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The Law According to Dungeons & Dragons

posted Wednesday, June 27th 2012 by Jonathan Drain
None of the Above

Here are five reasons why you don’t want to live in the world implied by the Dungeons & Dragons rules – unless, of course, you’re an adventurer.

1. Theft is legal if the owner is already dead
Dungeons never belong to anyone. If they did, you wouldn’t need traps and monsters to guard your treasure – just an alarm spell that calls the police. Likewise, if you kill someone, it’s pefectly legal to take their stuff.

2. Orcs don’t have rights
Neither do kobolds, goblins or ogres. You want to live in uncivilized tribes, you don’t get the protection of law. In fact, it’s considered polite to murder you on sight. The exception is if they’re an adventurer. If you’re a crazy enough orc to steal from dungeons instead of raiding caravans, the law begrudgingly accepts you as a good guy.

3. Adventurers pay no tax, ever
Somebody must be paying for all these town guards, city walls, roads, abandoned fortresses and cultist-infested public sewers. The king evidently funds all of this with some kind of tax, but nobody ever taxes the adventurers. Impoverished farmers pay ten percent of their crop while millionaire dragon-slayers waste their savings on personal fortresses and marginally sharper magic swords.

4. Prices are fixed by the government
No matter where you go, a Magic Sword +1 costs the same amount. Whether it’s 2,000 gp in your kingdom or or 360 gp, you’ll never get a better or worse price. Why? Clearly, the king is secretly price-fixing to control the supply of magic items. Otherwise, supply and demand would eventually let every peasant own a magic sword and the people would overthrow their tax-happy king.

5. Beggars are the richest peasants in town
If you’re a farmer, you maybe earn the equivalent of one or two silver pieces a day. A hundred gold pieces is more than you’ll see in a year. Imagine how much more profitable it is for the beggar in a major city, when a high-level adventuring party drops him 100 gold in “spare change”. All he needs to do is sit outside any tavern with adventurers staying in it, and he has a hard-working man’s annual salary. No wonder the peasants are fomenting rebellion.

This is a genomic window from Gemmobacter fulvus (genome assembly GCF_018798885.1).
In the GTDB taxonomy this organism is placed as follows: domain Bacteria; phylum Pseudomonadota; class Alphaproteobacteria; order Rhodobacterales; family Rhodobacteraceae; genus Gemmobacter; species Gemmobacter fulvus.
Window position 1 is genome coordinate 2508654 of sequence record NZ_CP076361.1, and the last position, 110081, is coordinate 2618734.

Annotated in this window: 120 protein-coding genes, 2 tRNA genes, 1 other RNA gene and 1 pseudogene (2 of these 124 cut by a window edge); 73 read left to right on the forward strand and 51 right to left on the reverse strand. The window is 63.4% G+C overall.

Spare a Thought For the Poor Town Guards

posted Sunday, June 17th 2012 by Jonathan Drain
Fluff/InspirationGame Design

Attending a gaming convention is a lot like being a town guard in a fantasy RPG or mediaeval settlement. You spend a lot of the day on your feet, possibly wearing a cumbersome outfit, and at the end of the day you go back to a cramped room with your comrades.

Let me tell you, spending three days at Anime Central dressed as a Whiterun town guard from the game Skyrim has given me a new appreciation for how careless we Dungeons & Dragons players are when we design characters’ outfits.

1. You can’t see crap out of a face-concealing visor
I opted to do without the Whiterun guard’s iconic face-concealing helmet, since it would limit visibility of the convention stalls and events. Just ask anyone who goes dressed as a Power Ranger.

But the real town guards also need good visibility more than protection. As one says, “I mainly deal with petty thievery and drunken brawls. It’s been too long since we’ve had a good bandit raid.”

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Natural 20 by the Blibbering Humdingers

posted Thursday, June 7th 2012 by Jonathan Drain
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